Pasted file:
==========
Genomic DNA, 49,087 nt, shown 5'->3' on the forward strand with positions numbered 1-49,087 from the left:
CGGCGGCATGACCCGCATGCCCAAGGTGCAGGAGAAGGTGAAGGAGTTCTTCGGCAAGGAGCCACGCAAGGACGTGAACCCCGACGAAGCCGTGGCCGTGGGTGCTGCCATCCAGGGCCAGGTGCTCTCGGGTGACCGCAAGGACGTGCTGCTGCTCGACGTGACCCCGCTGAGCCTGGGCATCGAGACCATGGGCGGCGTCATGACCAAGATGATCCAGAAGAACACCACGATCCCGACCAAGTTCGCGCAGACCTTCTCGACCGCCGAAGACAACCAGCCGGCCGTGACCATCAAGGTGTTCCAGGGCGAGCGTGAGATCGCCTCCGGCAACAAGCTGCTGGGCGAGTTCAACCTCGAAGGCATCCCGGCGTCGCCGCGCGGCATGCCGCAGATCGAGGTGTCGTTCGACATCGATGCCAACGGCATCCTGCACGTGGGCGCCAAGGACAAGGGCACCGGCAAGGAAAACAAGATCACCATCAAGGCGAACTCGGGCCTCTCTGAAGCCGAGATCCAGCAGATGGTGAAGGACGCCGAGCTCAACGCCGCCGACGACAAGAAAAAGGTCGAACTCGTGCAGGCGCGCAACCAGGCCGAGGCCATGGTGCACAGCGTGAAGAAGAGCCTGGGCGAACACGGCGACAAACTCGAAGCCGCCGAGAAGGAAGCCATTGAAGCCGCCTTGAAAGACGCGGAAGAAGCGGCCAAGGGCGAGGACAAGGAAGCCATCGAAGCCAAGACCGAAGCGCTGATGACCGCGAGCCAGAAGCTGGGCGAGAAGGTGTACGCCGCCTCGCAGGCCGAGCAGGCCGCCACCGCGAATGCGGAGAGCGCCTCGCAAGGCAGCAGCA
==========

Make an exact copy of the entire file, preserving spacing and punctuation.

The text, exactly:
Genomic DNA, 49,087 nt, shown 5'->3' on the forward strand with positions numbered 1-49,087 from the left:
CGGCGGCATGACCCGCATGCCCAAGGTGCAGGAGAAGGTGAAGGAGTTCTTCGGCAAGGAGCCACGCAAGGACGTGAACCCCGACGAAGCCGTGGCCGTGGGTGCTGCCATCCAGGGCCAGGTGCTCTCGGGTGACCGCAAGGACGTGCTGCTGCTCGACGTGACCCCGCTGAGCCTGGGCATCGAGACCATGGGCGGCGTCATGACCAAGATGATCCAGAAGAACACCACGATCCCGACCAAGTTCGCGCAGACCTTCTCGACCGCCGAAGACAACCAGCCGGCCGTGACCATCAAGGTGTTCCAGGGCGAGCGTGAGATCGCCTCCGGCAACAAGCTGCTGGGCGAGTTCAACCTCGAAGGCATCCCGGCGTCGCCGCGCGGCATGCCGCAGATCGAGGTGTCGTTCGACATCGATGCCAACGGCATCCTGCACGTGGGCGCCAAGGACAAGGGCACCGGCAAGGAAAACAAGATCACCATCAAGGCGAACTCGGGCCTCTCTGAAGCCGAGATCCAGCAGATGGTGAAGGACGCCGAGCTCAACGCCGCCGACGACAAGAAAAAGGTCGAACTCGTGCAGGCGCGCAACCAGGCCGAGGCCATGGTGCACAGCGTGAAGAAGAGCCTGGGCGAACACGGCGACAAACTCGAAGCCGCCGAGAAGGAAGCCATTGAAGCCGCCTTGAAAGACGCGGAAGAAGCGGCCAAGGGCGAGGACAAGGAAGCCATCGAAGCCAAGACCGAAGCGCTGATGACCGCGAGCCAGAAGCTGGGCGAGAAGGTGTACGCCGCCTCGCAGGCCGAGCAGGCCGCCACCGCGAATGCGGAGAGCGCCTCGCAAGGCAGCAGCA